Back in the “golden age” of high-end audio hardly a month went by that you couldn’t find and read a negative review in The Absolute Sound or Stereophile which excoriated a particular manufacturer’s newest offering. Nowadays it’s hard to find an equipment review that doesn’t describe its subject in glowing terms. What’s changed?
As someone who’s experienced their fair share of good, bad, and occasionally great vintage audio components, I think that the reason is quite simple – currently available audio components offer a far fewer models that deliver a truly bad value. In the olden, golden times, that was not the case. Also old-school audiophiles had a much higher tolerance for less-than-stellar reliability. Need I mention Audio Research’s series of preamplifiers that needed to be “revised” from A to B to C versions before they worked reliably?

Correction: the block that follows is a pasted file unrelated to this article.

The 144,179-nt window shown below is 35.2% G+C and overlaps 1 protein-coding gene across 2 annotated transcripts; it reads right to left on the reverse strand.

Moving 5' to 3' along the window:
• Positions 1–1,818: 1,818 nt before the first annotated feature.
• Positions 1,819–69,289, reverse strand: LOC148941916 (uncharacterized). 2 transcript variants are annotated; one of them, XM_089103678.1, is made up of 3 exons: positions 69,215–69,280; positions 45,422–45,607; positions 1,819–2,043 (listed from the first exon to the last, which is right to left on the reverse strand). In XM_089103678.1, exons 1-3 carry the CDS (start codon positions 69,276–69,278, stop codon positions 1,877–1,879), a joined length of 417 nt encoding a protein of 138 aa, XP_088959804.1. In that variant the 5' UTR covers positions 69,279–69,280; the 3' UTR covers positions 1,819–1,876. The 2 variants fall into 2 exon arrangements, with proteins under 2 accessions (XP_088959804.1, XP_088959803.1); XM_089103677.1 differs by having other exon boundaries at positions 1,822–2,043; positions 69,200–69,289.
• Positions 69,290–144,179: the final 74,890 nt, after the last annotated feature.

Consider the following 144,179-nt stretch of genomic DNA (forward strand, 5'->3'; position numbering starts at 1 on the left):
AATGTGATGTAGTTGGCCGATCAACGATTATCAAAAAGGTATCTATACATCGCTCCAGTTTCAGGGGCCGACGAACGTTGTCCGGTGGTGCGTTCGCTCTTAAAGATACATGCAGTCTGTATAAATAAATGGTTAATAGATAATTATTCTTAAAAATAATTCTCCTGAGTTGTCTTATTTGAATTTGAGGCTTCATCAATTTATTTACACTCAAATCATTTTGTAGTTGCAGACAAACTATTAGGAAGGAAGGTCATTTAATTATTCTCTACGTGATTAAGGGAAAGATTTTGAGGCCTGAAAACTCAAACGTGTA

But you would not know this from reading a recent article in Gizmodo by Adrian Covert titled “Why Your Dad’s 30-year-old Stereo is Better Than Your New One” the author puts forward the idea that new receivers are inferior to 30-year-old ones. But during the article the writer hedges his bets by comparing a current-production $500 receiver with a 1980 $500 receiver. If he wanted to compare apples to apples instead of apples to pureed applesauce he should have compared a 30-year-old $500 receiver with a $1400 receiver since that is what $500 in 1980 would be priced at in today’s dollars.
Steven Stone explains, in two parts, Why Your Dad’s $300 1980 Receiver Still Sucks